He walks confidently through the cave, a playground he knows like the back of his hand even at the tender age of nine. Instinctively he shifts course, turning slightly to avoid a deep chasm he knows lies in the gloom on his left hand side. Confident of his footing he hurries on, faster now.
It is astonishing what we can learn from studying the prehistoric footprints left in caves by ancient humans.
But this particular vignette of Stone Age life was not reconstructed using state-of-the-art scientific equipment. It came from the careful analysis of ancient footprints by three professional trackers from Namibia's indigenous Ju/'hoansi-San population.
Andreas Pastoors at the Neanderthal Museum in Mettmann, Germany, and his colleagues are all too familiar with the way imaging technology and computer analyses can be used to study ancient footprints and reconstruct brief moments in prehistoric time.
Within minutes, the three Ju/'hoansi-San trackers had spotted several footprints that had previously been overlooked
But they also know that professional trackers in some parts of the world can read a great deal into tracks and trails left by humans and animals. They asked a simple question: could people from some of Africa's hunter-gatherer communities cast new light on prehistoric footprints?
It turned out that they could.
Western scientists have studied the ancient footprints in the Pech Merle cave in southern France for decades. But within minutes of examining the area, the three Ju/'hoansi-San trackers – Ciqae, Kxunta and Thao – had spotted several footprints that had previously been overlooked.
The findings have been published in the journal Quaternary International.
They could also figure out, from the size and shape of the prints, that five different individuals had crossed the cave floor in antiquity. Previous studies had put the number of footprint makers at just one or two.
The Ju/'hoansi-San trackers might find it difficult to interpret more ancient footprints
Based on each footprint's size and shape, Ciqae, Kxunta and Thao believe they could even identify each individual's age and gender. One elderly man, two young women and a young man, and one boy all passed barefoot through the cave more than 15,000 years ago. The child changed direction and speed as he did so.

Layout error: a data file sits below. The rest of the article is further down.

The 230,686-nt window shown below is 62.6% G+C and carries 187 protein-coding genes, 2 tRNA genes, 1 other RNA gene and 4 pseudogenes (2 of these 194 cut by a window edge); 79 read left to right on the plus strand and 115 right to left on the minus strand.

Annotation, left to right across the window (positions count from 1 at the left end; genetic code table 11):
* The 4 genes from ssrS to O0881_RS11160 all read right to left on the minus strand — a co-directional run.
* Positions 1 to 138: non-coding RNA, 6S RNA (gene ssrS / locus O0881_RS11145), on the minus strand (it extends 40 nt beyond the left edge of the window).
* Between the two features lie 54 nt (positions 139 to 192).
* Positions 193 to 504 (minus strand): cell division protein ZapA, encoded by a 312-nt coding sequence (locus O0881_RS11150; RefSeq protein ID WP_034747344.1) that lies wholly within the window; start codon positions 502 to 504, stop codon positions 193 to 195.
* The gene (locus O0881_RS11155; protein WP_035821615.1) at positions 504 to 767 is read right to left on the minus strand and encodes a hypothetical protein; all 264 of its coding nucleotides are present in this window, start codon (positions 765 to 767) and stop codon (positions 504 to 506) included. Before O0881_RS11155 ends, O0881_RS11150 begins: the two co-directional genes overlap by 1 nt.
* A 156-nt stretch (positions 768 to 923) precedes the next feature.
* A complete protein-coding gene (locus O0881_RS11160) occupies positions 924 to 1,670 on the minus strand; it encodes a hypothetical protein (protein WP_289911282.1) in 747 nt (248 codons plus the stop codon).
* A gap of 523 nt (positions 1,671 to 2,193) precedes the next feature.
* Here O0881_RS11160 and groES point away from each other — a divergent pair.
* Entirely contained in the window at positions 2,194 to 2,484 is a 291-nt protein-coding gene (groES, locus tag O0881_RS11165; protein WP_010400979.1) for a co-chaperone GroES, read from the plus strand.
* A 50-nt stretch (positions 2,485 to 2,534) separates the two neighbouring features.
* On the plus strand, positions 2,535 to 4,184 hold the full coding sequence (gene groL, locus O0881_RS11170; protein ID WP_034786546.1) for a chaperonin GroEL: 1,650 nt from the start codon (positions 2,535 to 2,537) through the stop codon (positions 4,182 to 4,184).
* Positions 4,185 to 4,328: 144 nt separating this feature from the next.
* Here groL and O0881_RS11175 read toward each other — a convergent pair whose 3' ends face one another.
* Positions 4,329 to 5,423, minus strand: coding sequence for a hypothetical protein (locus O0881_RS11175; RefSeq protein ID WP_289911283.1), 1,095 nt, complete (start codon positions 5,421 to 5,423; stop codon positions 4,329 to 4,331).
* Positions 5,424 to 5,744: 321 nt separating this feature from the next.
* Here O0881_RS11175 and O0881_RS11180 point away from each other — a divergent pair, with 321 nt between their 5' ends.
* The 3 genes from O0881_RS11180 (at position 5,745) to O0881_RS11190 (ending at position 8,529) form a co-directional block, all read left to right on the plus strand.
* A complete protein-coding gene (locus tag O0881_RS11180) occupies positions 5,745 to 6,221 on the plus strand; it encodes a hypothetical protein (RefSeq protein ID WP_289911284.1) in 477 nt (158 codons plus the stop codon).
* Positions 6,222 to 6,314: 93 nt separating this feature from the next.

"Integrating indigenous knowledge of tracking into the research procedure is not a matter of romanticism," Pastoors and his colleagues write.
The researchers enlisted the help of Ciqae, Kxunta and Thao out of a genuine sense that their input could make a significant contribution to our understanding of the ancient people of Pech Merle. It is an early step towards a new hybrid approach to archaeology that combines new technology with indigenous knowledge.
"We are presently in preparation of a conference dealing with such a hybridisation of science," says Pastoors. "It is going to take place in May 2017."
Nicholas Ashton of the British Museum is part of a team that studied ancient footprints at Happisburgh on the UK's Norfolk coast. He sees merits in the approach. "Using modern hunter-gatherer trackers to interpret early footprints is both novel and interesting," he says.
Professional trackers are remarkably reliable in their interpretations
It is reassuring to find out that the new interpretations are broadly similar to the results of earlier scientific studies, says Ashton, although the differences might be significant.
The fact that the three Ju/'hoansi-San trackers identified more individuals from the footprints than earlier scientific interpretations could be important. "This has implications for group size and composition, and of course daily routines," says Ashton.
However, he says the Ju/'hoansi-San trackers might find it difficult to interpret more ancient footprints like those at Happisburgh, which were left by an earlier species of human that looked and behaved differently from us. "One has to question how much of the [Ju/'hoansi-San] interpretation is influenced by their own group situation."
But in the realm of modern trackways, at least, there is good evidence that professional trackers are remarkably reliable in their interpretations.
In the 1990s, researchers at the University of Cambridge tested the "scientific merit" of Ju/'hoansi-San tracker interpretations under controlled conditions. The trackers correctly interpreted animal trails about 98% of the time.
One elderly man, two young women and a young man, and one boy all passed barefoot through the cave more than 15,000 years ago
Mainstream science might be waking up to the value of professional trackers at just the right time. The tradition of tracking is disappearing in many parts of the world, says Louis Liebenberg, executive director of CyberTracker Conservation, a non-profit organisation in South Africa.
"In Botswana traditional hunting has now been outlawed, so the exceptional skills of the traditional master trackers will soon be gone, unless we can create employment for trackers," says Liebenberg.
This is where CyberTracker Conservation comes in. Over the last 20 years, Liebenberg and his colleagues have issued 5,000 qualification certificates, with the aim of legitimising and formalising tracking skills in a way that large organisations will recognise and value. The idea is to help professional trackers gain the recognition, and employment opportunities, their skills merit.
"Most professional trackers in Africa work as tourist guides and field rangers in national parks," says Liebenberg. "A small number of qualified trackers have been employed by scientists to conduct animal track surveys and to conduct research on animal behaviour."
Liebenberg says we are beginning to see non-literate trackers named as co-authors on scientific papers, because of the important contribution they make to generating and testing scientific hypotheses.